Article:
How five artists use the power of music to take action on climate
The power of music can be harnessed to inspire and mobilize people, organizations and decision-makers across cultures and regions to #TurnItAround for a healthy, green and just future for all.
From artists speaking out and creating their own advocacy and work on climate, to youth participation and the change towards more sustainably conscious events, music has become an essential platform for positive action.
We all know that climate change is a threat multiplier when combined with conflict — it destroys livelihoods, drives displacement, widens inequalities, and undermines sustainable development — including the goal of zero hunger by 2030. Climate action requires bold and transformative leaps forward and one of the ways to raise awareness and bring about this positive change is through music.
We’d like to highlight 5 artists who live up to our call to #TurnItAround for climate action. These legendary performers support the global climate agreement and are powerful voices of hope, helping everyone envision a thriving, sustainable, just world for everyone.
Take a moment out of your day to shine the spotlight on these performers as well as other climate conscious artists that you admire — tag us at @SDGAction and use the hashtag #TurnItAroundand we may add your post on our channels too.
1. Yoko Ono
“I love you, Earth, you are beautiful, I love the way you shine. I love your valleys, I love your mornings, In fact I love you every day.”
— Yoko Ono
Yoko Ono’s “I Love You, Earth” is a declaration of love for our planet and home, serving as a reminder for all of us to take action to protect the planet.
Yoko Ono is one of the great artists of today, renowned for peace activism, and for her pioneering conceptual work encompassing instruction pieces, performances, installations, music and film. Follow Yoko on Instagram, Twitter and YouTube.
2. Patti Smith with Jesse Paris Smith and Rebecca Foon
Jesse Paris Smith, together with her mother, the iconic artist Patti Smith, and cellist Rebecca Foon, performed Patti’s song ‘Wing’ to inspire action on climate. Through their song ‘People Have the Power’ they are sending a strong message that everyone can dream big and take action to make the change.
In 2014, Jesse Paris Smith and cellist Rebecca Foon founded Pathway to Paris, a non-profit organization dedicated to turning the Paris Agreement into reality and offering tangible solutions for combatting global climate change, helping cities to design and implement ambitious climate action plans to go 100% renewable/zero emissions by 2040. Patti Smith is a writer, performer, and visual artist. She gained recognition in the 1970s for her revolutionary merging of poetry and rock. Her daughter, Jesse Paris Smith is a writer, activist, musician, producer. Follow Pathway to Paris on Instagram, Twitter and YouTube.
3. Kety Fusco
“I am grateful to convey through my art and music respect for the environment we live in and our adaptation to nature.”
— Kety Fusco
Through her performances of “Rubato” and “Medusah” from the snowy peaks around San Bernardino in the Swiss Alps, on the border between Central and Southern Europe, she highlights one of the few places left untouched in one of the most densely populated continents on Earth to promote the importance of climate action and protecting life on land.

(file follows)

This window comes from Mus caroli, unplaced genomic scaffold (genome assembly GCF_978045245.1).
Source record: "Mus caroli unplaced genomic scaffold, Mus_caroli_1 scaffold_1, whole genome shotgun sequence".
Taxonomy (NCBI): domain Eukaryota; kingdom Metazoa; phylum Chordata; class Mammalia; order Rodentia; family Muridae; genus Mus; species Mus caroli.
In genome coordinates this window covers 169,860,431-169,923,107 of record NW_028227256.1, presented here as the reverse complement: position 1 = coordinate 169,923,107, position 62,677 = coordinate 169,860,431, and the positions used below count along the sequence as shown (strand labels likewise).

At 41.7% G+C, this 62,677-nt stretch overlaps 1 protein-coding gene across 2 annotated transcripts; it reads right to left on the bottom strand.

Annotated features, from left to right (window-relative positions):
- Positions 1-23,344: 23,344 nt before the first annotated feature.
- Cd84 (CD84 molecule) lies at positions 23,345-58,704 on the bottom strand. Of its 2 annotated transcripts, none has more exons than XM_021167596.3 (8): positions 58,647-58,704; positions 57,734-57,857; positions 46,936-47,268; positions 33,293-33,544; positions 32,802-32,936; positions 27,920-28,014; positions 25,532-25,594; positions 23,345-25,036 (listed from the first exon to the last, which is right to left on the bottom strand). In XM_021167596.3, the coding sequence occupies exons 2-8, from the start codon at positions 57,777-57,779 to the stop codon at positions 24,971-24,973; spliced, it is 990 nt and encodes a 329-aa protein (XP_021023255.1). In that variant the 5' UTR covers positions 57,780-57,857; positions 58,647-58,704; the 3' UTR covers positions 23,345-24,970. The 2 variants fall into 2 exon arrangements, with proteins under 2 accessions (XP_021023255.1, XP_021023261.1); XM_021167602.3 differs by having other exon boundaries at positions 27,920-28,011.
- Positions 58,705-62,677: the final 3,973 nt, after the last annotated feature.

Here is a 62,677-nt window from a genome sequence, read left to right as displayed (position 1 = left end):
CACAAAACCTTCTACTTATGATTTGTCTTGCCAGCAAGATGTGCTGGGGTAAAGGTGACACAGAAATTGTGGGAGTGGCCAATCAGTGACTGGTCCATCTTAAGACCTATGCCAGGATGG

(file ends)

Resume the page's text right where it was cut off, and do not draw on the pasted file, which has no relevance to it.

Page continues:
From the beginning of her musical career, electro-harpist Kety Fusco stood out for her love of nature and support for women. Kety Fusco’s work on warping classical harp into a contemporary electronic instrument, makes ethereal, mind-boggling electronic music using nothing but her instrument and a small set of analogic effects. Follow Kety in Instagram, Twitter and YouTube.
4. Tenzin Choegyal
“This is a question for humanity. Our world is our home, and it is vital to take an active role in protecting our planet, including the Tibetan plateau — the Roof of the World.”
— Tenzin Choegyal
Tenzin keenly shines the light on the environmental challenges facing Tibet through his music. He became aware of global warming and the importance of nurturing our planet from an early age as he saw ancient glaciers melting and old growth forests being destroyed.
“I grew up hearing Tibet being referred to as the roof of the world, so my natural thought as a child was that we need to keep this roof intact. ‘If the roof leaks what would we do?’ — this is not just a question for a single individual or an entire nation.”
“I hope it evokes the oneness of the humanity under this one big sky, as it is in our own benefit to look after our communal home, this blue planet, the mother earth so we can turn this around and move to a sustainable future for ourselves and for the future generations.”
Tenzin Choegyal is a Tibetan/Australian artist, composer, activist, musical director and cultural ambassador and supporter of Pathway to Paris.
5. Ben Harper
“Music is the last true voice of the human spirit. It can go beyond language, beyond age and beyond color … straight to the heart and mind of all people.”
— Ben Harper
Ben Harper believes in music as a universal language that unites people and reflects human solidarity.
Ben Harper is a singer-songwriter, multi-instrumentalist and a supporter of Pathway to Paris. He plays an eclectic mix of blues, folk, soul, reggae, and rock music and is known for his guitar-playing skills, vocals, live performances, and activism. Follow Ben on Instagram, Twitter and YouTube.
Shine the spotlight on performers and artists that you admire — tag us at @SDGAction and we may add your post on our channels too. Don’t forget our hashtag #TurnItAround.
By Christina Samson, UN SDG Action Campaign